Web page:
College: Loyola University Chicago, Master’s Degree; North Central University, Bachelor’s Degree
What do you do?
I am the Freshman Advisor at West Catholic. I work closely with our freshman students, especially those who are struggling academically. We work together to set goals, improve grades and help the students stay in school. I also help moderate the Community Service Corps and run with students after school in a marathon and mentoring program called Students Run Philly Style.
Have you noticed any signs of success in your work? What are they?
Since our first steps, we have run a few 5ks (3.1 miles), the Broad Street Run (10 miles) in May, the ING Half Marathon in September and most recently the Philadelphia Marathon in November. It was a long training season that took place chilly spring days into the summer heat and back to the cold of winter. It was an exciting journey with all of our students. Seven of the original 30 made it to the starting line of the Philadelphia Marathon. These final seven students who committed to a long training and race season are very inspiring teenagers who give me hope for the many students growing up in cities with few resources and even less support. It has truly been a life changing experience running with these students and learning with them each day. I joke that I spend more time with them than my family, community or friends and it is actually true. I would like to think I am having an influence in their lives, but truth be told they are influencing me more than I realize.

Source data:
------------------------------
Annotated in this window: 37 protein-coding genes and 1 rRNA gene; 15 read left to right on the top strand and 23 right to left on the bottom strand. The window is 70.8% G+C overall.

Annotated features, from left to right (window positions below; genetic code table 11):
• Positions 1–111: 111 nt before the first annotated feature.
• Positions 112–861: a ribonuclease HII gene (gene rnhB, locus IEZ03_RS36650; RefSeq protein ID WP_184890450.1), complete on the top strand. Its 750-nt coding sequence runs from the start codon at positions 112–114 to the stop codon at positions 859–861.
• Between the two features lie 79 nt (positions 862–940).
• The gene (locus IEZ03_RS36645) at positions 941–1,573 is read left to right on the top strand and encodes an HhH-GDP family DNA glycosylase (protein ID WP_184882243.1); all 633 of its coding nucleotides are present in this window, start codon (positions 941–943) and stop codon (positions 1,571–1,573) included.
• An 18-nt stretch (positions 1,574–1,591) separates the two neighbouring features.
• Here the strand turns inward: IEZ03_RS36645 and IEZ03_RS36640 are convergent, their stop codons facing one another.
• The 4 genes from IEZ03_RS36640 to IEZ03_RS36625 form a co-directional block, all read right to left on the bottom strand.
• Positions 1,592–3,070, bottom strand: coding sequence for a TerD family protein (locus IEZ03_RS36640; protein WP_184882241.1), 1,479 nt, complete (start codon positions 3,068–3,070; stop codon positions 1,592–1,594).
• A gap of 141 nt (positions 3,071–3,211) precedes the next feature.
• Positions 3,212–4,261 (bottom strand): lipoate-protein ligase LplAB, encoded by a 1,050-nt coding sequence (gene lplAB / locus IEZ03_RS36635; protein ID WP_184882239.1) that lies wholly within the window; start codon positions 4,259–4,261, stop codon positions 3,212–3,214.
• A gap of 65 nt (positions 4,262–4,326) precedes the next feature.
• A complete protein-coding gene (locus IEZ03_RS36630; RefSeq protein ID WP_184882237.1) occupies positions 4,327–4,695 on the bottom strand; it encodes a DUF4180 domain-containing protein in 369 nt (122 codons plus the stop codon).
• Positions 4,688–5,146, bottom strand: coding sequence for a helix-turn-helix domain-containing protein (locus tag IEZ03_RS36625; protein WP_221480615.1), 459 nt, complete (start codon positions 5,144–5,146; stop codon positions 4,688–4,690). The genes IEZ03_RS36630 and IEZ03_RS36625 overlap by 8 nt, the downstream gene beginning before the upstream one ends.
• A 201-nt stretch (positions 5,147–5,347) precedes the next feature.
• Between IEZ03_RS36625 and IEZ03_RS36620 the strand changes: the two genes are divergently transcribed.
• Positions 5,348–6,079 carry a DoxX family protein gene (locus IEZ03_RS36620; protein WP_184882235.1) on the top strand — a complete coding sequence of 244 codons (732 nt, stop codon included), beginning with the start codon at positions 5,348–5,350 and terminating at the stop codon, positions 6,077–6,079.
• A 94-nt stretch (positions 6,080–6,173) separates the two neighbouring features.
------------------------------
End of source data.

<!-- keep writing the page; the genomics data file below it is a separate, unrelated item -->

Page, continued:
Students Run Philly Style is not my main job at West Catholic but it has been a very rewarding aspect. I have seen the most success with my students through this program. Not only did they complete a marathon but individually each student described different successes including feeling more confident, doing better academically, finding a “family” here at West Catholic, losing weight, making a commitment and sticking with it, and many other accomplishments. I could talk about these students and their successes all day. They are an incredible inspiration to me knowing what they accomplished with the many other challenges in their lives. We started our second running season a few weeks ago. Our veteran student runners have voluntarily taken leadership roles and are great motivators to our new runners. To me there is no greater success then seeing the students you trained and mentored take those skills and pass it on to their peers.